This past summer the Chicago Architecture Biennial launched this blog with an inaugural “Directors’ Note" from me. I’m proud of how this digital space has, since that time, extended the mission of the Biennial as a civic-rooted platform for the field of architecture beyond the geographical confines of Chicago and its region, including varied perspectives from around the globe. I’m back today on the CAB Blog to share some reflections about what we’ve accomplished so far, using the ideas I floated here in June as a yardstick.
We are fully into autumn now, the public opening of the Biennial on September 16 is one month behind us, and on Tuesday I marked my first full year leading the Biennial as its Executive Director. The Biennial’s most significant impact in my mind remains the opportunity we have to include a more diverse public in advanced dialogues about how the field of architecture best attends to the transformation of this shared world.
Over the last four weeks, we’ve begun to assess what it means to bring the themes being unpacked in “Make New History” to this broad public. Architecture is all around us, and we should expect it be an accessible cultural field. But talk about architecture tends to be insular and fragmented, with distinct subcategories (call them “discourses”) dividing, for example, professionals from small start-ups from large corporate practices. Similarly, academic historians aren’t always at the same table as scholarly practitioners, and the followers of social media critics typically diverge from the audiences of big city journalists. Allied professionals working in development, planning, or preservation have their own unique patois and forums to match.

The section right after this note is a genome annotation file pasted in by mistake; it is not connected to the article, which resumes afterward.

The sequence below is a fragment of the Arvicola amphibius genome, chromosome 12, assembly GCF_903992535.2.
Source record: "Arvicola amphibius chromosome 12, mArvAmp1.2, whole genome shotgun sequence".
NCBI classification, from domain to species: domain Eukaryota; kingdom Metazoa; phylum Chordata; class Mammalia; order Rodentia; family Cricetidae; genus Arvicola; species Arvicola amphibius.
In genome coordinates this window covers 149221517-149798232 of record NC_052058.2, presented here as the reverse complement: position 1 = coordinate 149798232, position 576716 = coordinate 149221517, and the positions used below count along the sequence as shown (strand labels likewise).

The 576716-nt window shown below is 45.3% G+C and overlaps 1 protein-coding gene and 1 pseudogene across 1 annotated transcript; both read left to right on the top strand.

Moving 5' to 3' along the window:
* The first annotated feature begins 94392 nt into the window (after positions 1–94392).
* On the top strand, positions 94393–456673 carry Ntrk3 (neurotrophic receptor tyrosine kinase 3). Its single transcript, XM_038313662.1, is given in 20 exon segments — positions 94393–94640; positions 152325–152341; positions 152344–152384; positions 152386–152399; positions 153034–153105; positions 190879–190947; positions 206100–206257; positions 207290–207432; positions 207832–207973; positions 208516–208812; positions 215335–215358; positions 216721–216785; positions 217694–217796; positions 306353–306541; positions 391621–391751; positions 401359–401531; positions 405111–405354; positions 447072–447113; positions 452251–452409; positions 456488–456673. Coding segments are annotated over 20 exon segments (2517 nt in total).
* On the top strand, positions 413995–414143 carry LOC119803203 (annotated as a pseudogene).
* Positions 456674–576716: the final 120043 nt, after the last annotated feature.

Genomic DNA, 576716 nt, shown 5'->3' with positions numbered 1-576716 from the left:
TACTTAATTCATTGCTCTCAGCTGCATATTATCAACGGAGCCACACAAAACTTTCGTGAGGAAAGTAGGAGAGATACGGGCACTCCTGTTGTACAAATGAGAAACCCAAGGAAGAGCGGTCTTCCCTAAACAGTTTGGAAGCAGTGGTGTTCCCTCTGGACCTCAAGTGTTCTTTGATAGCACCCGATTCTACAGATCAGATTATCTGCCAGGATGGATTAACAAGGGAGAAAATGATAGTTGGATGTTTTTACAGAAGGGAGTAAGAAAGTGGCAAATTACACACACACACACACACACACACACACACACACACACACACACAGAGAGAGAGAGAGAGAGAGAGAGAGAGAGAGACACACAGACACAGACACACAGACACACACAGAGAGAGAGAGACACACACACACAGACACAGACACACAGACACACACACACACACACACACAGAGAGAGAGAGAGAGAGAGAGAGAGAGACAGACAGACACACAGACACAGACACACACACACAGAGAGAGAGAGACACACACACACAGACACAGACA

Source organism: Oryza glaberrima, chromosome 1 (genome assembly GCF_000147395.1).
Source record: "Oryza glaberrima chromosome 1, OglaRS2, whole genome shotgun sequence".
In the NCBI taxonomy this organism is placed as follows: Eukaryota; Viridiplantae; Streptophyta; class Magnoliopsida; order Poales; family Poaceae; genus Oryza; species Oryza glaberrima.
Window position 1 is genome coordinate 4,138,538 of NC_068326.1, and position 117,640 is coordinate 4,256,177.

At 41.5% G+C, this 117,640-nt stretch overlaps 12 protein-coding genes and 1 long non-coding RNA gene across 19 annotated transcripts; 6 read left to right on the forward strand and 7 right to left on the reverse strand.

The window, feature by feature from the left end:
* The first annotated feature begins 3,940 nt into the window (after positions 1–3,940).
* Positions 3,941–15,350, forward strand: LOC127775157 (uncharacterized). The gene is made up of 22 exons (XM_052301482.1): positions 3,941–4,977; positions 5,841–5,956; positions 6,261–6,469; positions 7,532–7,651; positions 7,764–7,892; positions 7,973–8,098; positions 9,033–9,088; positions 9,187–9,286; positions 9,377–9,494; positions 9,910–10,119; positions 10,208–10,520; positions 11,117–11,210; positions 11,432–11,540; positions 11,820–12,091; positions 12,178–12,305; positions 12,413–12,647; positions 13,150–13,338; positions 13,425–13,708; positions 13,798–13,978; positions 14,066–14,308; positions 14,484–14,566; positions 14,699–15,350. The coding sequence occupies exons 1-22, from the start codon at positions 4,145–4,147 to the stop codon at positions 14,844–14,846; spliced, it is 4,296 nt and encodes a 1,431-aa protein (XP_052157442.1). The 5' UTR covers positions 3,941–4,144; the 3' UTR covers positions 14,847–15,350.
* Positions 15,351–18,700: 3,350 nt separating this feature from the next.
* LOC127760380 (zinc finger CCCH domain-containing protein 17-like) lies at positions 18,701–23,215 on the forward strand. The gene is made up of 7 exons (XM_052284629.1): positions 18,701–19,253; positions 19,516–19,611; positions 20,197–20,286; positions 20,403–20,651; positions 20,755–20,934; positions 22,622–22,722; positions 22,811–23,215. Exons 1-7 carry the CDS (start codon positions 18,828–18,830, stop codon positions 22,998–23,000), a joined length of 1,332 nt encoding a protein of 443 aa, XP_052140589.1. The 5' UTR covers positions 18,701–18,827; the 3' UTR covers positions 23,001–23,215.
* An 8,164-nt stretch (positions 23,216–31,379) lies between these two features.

The Biennial provides a means to focus these divergent strains of architectural thinking and make them accessible through a cultural lens united around a singular theme. This second edition, under the Artistic Direction of Sharon Johnston and Mark Lee, makes the current debates about what’s most important to the built environment palpable by emphasizing familiar and fundamental techniques that unite the architect and the childlike impulses in all of us. The large models, mock-ups, peephole interiors, and soaring arcades aren’t dollhouses, toy train sets, or dioramas, but they welcome the same kind of curiosity, enjoyment, imagination, and sense of play. They also suggest the innate desire to probe and ask questions.